Multicultural Bite

Before moving South, I was warned that mid Canterbury was meat and three veg sort of a place. Having been schooled in the ways of food by my dad, whose chilli use in any given meal is directly proportional to the volume and intensity of the rock music playing in the background, I made sure to stock up on spices before coming down. As it turns out, not only are tumeric and garam masala on the supermarket shelves, there are also a huge range of cuisines going on in this town that don’t include steak as the staple.

Waitangi Day’s ‘Multi Cultural Bite!’ event provided the perfect opportunity to check them out, so we headed down to East Street with rumbling bellies and much curiosity – we’d seen Thai and Indian restaurants in town, but were about to find out that there’s more to Ashburton than what lies on the main street. After buying a bundle of tickets at the gate, it was off to savour fresh banana spring rolls, homemade satay sauce and a mouthwatering range of beverages concocted from all manner of fruit. I was impressed.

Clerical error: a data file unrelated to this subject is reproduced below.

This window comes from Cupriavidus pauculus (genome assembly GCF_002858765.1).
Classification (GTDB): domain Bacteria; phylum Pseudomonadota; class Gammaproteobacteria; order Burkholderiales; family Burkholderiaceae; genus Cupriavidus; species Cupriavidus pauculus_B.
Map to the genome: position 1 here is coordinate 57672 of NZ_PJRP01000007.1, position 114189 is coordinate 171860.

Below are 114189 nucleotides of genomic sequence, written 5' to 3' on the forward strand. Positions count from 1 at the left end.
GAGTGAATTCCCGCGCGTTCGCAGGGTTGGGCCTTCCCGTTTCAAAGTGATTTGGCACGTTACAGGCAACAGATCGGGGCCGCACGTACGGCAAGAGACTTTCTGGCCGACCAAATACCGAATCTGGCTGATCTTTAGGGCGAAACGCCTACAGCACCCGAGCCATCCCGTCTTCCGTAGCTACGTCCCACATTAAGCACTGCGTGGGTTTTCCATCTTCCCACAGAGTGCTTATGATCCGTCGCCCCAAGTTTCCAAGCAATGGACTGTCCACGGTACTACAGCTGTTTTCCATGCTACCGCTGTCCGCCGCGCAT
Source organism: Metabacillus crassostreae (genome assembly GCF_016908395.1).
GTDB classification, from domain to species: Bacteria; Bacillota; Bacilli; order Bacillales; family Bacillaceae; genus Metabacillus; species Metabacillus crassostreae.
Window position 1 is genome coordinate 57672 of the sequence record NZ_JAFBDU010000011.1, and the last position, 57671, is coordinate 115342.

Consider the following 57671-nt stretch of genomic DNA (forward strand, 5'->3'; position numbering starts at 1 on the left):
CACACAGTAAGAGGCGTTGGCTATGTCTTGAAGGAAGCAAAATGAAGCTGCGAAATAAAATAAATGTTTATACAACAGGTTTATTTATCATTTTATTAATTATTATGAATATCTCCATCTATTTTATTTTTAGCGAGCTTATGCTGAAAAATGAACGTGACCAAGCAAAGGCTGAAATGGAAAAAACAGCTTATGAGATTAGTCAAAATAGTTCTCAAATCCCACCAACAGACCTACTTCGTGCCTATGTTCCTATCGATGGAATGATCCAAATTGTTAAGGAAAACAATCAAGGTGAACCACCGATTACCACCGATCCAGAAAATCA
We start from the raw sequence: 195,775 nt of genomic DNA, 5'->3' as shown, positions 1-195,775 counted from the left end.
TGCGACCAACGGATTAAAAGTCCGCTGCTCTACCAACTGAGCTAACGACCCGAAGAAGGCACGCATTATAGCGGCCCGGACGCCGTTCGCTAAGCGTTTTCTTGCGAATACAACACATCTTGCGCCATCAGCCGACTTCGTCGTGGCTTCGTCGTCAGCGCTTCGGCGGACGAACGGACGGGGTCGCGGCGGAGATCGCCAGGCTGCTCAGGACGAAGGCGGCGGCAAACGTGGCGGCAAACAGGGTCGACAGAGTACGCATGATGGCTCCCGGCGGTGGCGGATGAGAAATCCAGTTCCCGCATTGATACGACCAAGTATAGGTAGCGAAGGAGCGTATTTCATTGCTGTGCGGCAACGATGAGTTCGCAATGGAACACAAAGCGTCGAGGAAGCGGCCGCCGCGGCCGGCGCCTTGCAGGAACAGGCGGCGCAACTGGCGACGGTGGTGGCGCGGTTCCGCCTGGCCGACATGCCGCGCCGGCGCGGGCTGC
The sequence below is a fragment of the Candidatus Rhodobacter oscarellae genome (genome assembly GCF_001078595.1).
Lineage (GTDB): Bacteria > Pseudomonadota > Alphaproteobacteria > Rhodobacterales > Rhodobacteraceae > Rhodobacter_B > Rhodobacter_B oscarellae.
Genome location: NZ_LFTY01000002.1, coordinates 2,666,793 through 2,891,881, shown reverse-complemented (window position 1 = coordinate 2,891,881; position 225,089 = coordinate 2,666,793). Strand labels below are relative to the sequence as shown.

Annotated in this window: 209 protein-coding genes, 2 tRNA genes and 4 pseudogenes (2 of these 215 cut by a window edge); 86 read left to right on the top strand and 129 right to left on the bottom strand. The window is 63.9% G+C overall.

Much as people like to write off all of its inhabitants as small red balls of confectionary, Auckland has the greatest cultural diversity of all New Zealand cities, and when it comes to cultural festivals there is never a dull moment. I’m accustomed to big festivals like Pasifika and the Lantern Festival for Chinese New Year, but I’ve never changed continents so many times over the course of one meal. Nigerian rice, Malaysian satay, English high tea scones… If air points were on offer with each food purchase, I’d be on my way to Hawaii by now.

Another thing that was remarkable about the Multi Cultural Bite event was the number of languages being spoken. In a town where 93% of the population speak only one language, it was quite extraordinary to go from stall to stall and hear so many different dialects and tongues. When everyone around you speaks English all the time, it can be hard to see why learning a language is worth the effort, but the insights to be gained by learning to see the world in a different way are immeasurable. Perhaps not every kiwi kid aspires to work at the UN one day, but there’s a good reason they have a 3 language policy for all employees. Tongues do the tasting and tongues do the speaking, so perhaps it’s not such a big step from trying Argentinian cuisine for the first time to giving Spanish a go – it’s one way to plant an important seed.

All in all it was great to see the community out celebrating such a range of cultures, and I can safely say that the meat and three veg myth has been well and truly busted. The music and dance performances topped everything off, and I’d love to hear the music that was playing in the background when some of the dishes on offer were prepared. Adding a few more CDs into the kitchen mix can do wonders for stagnant menus…

Originally published in The Ashburton Guardian

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